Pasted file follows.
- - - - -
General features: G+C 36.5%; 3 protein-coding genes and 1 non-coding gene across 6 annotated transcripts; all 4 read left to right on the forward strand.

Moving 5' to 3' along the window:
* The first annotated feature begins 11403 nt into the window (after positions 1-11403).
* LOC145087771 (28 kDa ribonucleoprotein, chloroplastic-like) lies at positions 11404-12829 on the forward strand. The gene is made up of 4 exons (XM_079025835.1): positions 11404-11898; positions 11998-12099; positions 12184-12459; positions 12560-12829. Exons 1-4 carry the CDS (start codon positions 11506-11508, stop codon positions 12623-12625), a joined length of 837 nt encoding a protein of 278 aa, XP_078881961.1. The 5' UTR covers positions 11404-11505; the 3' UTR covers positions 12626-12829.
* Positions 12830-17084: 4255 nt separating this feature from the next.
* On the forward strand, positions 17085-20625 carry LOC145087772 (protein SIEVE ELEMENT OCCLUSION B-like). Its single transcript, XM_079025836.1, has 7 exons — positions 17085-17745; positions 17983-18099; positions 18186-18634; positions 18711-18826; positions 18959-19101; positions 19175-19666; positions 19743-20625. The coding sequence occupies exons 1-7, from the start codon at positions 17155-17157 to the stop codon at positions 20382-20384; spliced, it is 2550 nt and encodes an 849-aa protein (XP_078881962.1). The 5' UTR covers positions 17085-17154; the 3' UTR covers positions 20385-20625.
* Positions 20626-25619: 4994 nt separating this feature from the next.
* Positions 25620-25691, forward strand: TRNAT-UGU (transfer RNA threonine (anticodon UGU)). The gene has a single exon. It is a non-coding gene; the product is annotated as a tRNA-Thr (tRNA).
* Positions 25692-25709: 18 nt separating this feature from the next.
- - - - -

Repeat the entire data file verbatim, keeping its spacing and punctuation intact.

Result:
General features: G+C 36.5%; 3 protein-coding genes and 1 non-coding gene across 6 annotated transcripts; all 4 read left to right on the forward strand.

Moving 5' to 3' along the window:
* The first annotated feature begins 11403 nt into the window (after positions 1-11403).
* LOC145087771 (28 kDa ribonucleoprotein, chloroplastic-like) lies at positions 11404-12829 on the forward strand. The gene is made up of 4 exons (XM_079025835.1): positions 11404-11898; positions 11998-12099; positions 12184-12459; positions 12560-12829. Exons 1-4 carry the CDS (start codon positions 11506-11508, stop codon positions 12623-12625), a joined length of 837 nt encoding a protein of 278 aa, XP_078881961.1. The 5' UTR covers positions 11404-11505; the 3' UTR covers positions 12626-12829.
* Positions 12830-17084: 4255 nt separating this feature from the next.
* On the forward strand, positions 17085-20625 carry LOC145087772 (protein SIEVE ELEMENT OCCLUSION B-like). Its single transcript, XM_079025836.1, has 7 exons — positions 17085-17745; positions 17983-18099; positions 18186-18634; positions 18711-18826; positions 18959-19101; positions 19175-19666; positions 19743-20625. The coding sequence occupies exons 1-7, from the start codon at positions 17155-17157 to the stop codon at positions 20382-20384; spliced, it is 2550 nt and encodes an 849-aa protein (XP_078881962.1). The 5' UTR covers positions 17085-17154; the 3' UTR covers positions 20385-20625.
* Positions 20626-25619: 4994 nt separating this feature from the next.
* Positions 25620-25691, forward strand: TRNAT-UGU (transfer RNA threonine (anticodon UGU)). The gene has a single exon. It is a non-coding gene; the product is annotated as a tRNA-Thr (tRNA).
* Positions 25692-25709: 18 nt separating this feature from the next.